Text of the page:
Why Do Children Get Cancer?

Let’s start with the good news.

Childhood cancer is rare, and success rates for recovery are high. According to the American Cancer Society, childhood cancers make up less than 1 percent of all cancers diagnosed each year. And thanks to medical advances in recent decades, more than 80 percent of children with cancer now survive 5 years or more — a significant increase from the mid-1970s, when the 5-year survival rate was about 58 percent.

But childhood cancer rates have been rising slightly. In the United States, 10,380 children under the age of 15 were diagnosed in 2016. And there are still a lot of unknowns about why children get cancer.

“We really don’t have specific answers for why children get cancer or how to prevent most childhood cancers,” says Dr. Kara Kelly, Chair of the Department of Pediatric Oncology at Roswell Park. “The types of cancers that occur most often in children are different from those seen in adults, and the major risk factors that cause cancer in adults — including smoking, environmental causes and obesity — aren’t risk factors for children.”

Dr. Kelly is part of a team of specialists at Roswell Park who dedicate their careers to the care of children.

“Cancer symptoms in children can be very similar to symptoms that occur with other childhood illnesses,” says Dr. Kelly. “Parents need to watch for unusual signs or persistent symptoms that don’t go away after treatment and time. If your child has unexplained lumps or swelling, back pain or headaches that don’t go away, unexplained vomiting, fever, weight loss, fatigue, bruising, rashes or changes in balance, vision or movement, and you’ve made multiple visits to their pediatrician, it might be time to ask your child’s doctor about seeing a specialist to investigate further.”

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Most Common Children’s Cancers

Leukemia (cancer of the bone marrow and blood)

Leukemia accounts for about 30 percent of all cancers in children, with most having acute lymphoblastic leukemia (ALL) and fewer having acute myeloid leukemia (AML). Symptoms may include bone and joint pain, fatigue, weakness, pale skin, bleeding or bruising, fever, weight loss and other symptoms.

Brain and central nervous system tumors

These cancers are the second most common, comprising about 26 percent of childhood cancers.


These account for about 6 percent of childhood cancers and usually develop in infants and young children, starting early in nerve cells found in the developing embryo or fetus. Wilms tumor (a tumor that affects the kidneys) is most often found in children about 3-4 years old.

Lymphoma (Hodgkin and non-Hodgkin)

Lymphoma typically arises in the lymph nodes and can also affect the bone marrow and other organs. Symptoms can include weight loss, fever, sweats, fatigue, and swollen lymph nodes under the skin in the neck, armpit or groin.


This type of cancer is the most common type of soft tissue sarcoma in children and makes up about 3 percent of childhood cancers. This type of cancer can start in any area of the body, including the head and neck, groin, abdomen, pelvis, or in an arm or leg.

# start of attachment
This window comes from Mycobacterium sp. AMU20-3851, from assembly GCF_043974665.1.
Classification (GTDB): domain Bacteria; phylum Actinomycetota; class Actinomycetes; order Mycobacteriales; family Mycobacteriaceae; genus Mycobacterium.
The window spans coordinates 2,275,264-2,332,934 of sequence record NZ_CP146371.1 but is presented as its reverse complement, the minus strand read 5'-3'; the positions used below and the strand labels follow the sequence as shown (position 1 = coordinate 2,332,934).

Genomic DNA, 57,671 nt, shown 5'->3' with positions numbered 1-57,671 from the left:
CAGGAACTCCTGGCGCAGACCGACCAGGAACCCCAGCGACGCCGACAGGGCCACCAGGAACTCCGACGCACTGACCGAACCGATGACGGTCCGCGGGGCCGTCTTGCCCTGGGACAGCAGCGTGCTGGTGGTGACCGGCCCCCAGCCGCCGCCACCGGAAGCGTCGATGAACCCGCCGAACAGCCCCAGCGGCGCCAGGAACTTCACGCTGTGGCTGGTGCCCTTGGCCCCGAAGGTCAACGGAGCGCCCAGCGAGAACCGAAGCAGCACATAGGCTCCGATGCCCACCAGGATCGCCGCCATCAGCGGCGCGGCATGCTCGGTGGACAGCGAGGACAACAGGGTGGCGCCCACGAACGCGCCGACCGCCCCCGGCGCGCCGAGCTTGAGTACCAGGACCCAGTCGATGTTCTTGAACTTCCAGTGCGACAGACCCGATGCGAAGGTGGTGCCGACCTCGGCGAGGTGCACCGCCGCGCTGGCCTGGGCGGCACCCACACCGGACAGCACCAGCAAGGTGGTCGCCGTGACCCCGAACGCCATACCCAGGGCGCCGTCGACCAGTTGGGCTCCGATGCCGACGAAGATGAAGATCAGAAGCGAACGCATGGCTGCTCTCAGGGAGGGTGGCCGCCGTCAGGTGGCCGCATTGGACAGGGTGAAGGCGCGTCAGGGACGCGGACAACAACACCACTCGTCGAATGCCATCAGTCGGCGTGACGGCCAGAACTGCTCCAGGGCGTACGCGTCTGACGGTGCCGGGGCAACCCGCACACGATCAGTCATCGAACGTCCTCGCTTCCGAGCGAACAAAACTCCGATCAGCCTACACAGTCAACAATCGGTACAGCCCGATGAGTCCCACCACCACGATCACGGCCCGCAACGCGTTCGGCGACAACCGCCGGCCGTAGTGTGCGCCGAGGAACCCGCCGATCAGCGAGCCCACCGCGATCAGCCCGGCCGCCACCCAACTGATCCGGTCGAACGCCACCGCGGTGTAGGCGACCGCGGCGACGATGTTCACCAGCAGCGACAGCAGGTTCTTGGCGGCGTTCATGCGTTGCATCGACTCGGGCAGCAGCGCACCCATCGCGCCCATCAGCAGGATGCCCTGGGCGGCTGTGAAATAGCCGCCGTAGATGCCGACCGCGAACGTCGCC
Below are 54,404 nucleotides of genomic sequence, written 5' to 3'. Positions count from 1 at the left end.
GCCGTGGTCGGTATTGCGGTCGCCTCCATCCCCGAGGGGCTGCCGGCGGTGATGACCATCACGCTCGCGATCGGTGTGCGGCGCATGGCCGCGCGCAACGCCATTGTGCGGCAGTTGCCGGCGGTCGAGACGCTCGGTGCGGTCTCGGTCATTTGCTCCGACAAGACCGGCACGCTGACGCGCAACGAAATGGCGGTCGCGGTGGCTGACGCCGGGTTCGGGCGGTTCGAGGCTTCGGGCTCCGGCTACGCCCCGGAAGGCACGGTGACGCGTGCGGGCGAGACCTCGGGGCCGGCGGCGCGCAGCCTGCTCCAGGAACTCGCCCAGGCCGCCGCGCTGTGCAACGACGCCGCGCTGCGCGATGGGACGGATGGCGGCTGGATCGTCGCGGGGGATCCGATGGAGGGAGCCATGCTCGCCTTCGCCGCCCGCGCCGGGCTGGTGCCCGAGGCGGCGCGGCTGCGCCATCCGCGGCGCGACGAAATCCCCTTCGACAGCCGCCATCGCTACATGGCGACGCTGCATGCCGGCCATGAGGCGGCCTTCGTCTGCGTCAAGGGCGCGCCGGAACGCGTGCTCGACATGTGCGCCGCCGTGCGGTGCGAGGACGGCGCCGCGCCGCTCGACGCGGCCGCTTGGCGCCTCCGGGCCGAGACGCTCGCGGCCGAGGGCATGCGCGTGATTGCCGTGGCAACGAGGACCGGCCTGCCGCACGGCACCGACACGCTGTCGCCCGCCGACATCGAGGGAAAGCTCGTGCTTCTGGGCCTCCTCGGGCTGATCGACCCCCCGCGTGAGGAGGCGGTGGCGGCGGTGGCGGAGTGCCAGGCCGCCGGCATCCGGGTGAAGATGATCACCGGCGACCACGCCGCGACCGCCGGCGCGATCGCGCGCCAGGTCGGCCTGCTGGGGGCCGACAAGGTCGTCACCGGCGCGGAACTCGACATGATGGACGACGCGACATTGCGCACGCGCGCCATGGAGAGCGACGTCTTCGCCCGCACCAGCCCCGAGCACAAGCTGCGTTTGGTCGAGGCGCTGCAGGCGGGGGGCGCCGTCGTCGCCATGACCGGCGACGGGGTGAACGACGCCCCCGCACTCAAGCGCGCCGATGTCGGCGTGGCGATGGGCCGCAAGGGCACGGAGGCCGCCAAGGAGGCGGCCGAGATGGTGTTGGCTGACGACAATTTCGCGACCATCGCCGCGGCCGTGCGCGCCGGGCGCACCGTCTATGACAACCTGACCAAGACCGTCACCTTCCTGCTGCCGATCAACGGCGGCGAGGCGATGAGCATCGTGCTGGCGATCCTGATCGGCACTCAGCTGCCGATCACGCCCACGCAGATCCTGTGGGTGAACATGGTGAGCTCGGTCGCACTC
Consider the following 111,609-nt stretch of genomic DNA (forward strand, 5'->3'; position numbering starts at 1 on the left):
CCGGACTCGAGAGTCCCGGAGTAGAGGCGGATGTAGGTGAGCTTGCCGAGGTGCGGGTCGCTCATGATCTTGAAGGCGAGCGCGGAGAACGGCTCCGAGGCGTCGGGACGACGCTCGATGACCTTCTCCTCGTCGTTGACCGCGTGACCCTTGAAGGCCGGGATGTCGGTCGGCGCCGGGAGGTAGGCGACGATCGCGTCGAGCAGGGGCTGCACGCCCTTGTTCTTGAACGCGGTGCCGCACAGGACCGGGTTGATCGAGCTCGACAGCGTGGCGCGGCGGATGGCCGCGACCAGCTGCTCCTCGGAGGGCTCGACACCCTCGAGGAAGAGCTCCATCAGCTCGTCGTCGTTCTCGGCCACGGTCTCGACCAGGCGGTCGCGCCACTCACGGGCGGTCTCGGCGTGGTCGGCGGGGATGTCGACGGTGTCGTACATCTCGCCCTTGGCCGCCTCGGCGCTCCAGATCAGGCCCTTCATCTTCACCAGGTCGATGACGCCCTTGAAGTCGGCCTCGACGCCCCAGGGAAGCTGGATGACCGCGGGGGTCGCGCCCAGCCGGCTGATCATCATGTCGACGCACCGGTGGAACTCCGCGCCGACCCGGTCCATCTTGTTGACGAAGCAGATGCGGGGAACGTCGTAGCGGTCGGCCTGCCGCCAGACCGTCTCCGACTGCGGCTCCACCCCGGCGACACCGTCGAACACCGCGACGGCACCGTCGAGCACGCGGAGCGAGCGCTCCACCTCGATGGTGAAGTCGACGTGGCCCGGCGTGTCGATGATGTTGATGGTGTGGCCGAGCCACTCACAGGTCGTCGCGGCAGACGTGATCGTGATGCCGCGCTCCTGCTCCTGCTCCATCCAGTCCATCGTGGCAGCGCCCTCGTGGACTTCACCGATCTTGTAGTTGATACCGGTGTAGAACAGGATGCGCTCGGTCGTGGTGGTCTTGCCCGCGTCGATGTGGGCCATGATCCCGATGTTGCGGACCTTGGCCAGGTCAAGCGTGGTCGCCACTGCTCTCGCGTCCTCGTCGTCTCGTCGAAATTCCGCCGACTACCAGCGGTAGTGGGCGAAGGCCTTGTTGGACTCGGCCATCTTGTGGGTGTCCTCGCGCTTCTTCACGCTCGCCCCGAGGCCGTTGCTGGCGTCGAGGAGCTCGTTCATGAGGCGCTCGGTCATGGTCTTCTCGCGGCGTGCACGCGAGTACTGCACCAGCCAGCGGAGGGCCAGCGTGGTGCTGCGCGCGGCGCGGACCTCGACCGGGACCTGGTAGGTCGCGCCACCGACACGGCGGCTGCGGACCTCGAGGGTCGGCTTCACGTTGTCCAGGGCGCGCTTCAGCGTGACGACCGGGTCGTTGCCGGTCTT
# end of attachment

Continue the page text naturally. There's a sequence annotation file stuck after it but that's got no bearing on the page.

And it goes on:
Retinoblastoma (cancer of the eye)

It accounts for about 2 percent of childhood cancers. It usually occurs in children around the age of 2, and is seldom found in children older than 6. Retinoblastoma is often detected when a parent or doctor notices that a child’s eye looks unusual, especially in photos when a flash is used.

Bone cancer

Cancers that start in the bones occur most often in older children and teens, but they can develop at younger ages and account for about 3 percent of childhood cancers.

Childhood Cancer Prognosis

“Even though survival rates have improved, we are seeing a gradual increase in cancers for children,” says Dr. Kelly. “One reason may be that we’re detecting cancer earlier, especially for children who have certain inherited conditions, such as Down syndrome, which can increase the risk of leukemia. Children who have had organ transplants or past treatment with chemotherapy may also be at increased risk, and because we are monitoring their health more vigilantly, we tend to detect cancer at an earlier age.”

Early detection, combined with reducing the toxicity of treatments to minimize side effects, is helping children with cancer experience better outcomes and higher survival rates. Treatment teams at Roswell Park include psychologists, social workers and integrative medicine practitioners for ongoing education and support to patients, families and other caregivers. Roswell Park also offers support such as interpreters to families who don’t speak English; nutrition counseling; therapy dogs to help improve morale and wellbeing; and a school outreach program to help young patients return to school with ease.

“Lifelong follow-up is critical for children who have had cancer,” says Dr. Kelly. “All too often we find that after a while, patients stop coming back for regular checkups. We liken it to a honeymoon period. Once children feel OK, they don’t understand how important it is for them to continue annual checkups with cancer specialists. We recommend lifelong annual checkups for survivors of childhood cancers to make sure that signs and symptoms of any recurrences or complications aren’t missed or mistakenly diagnosed as something else.”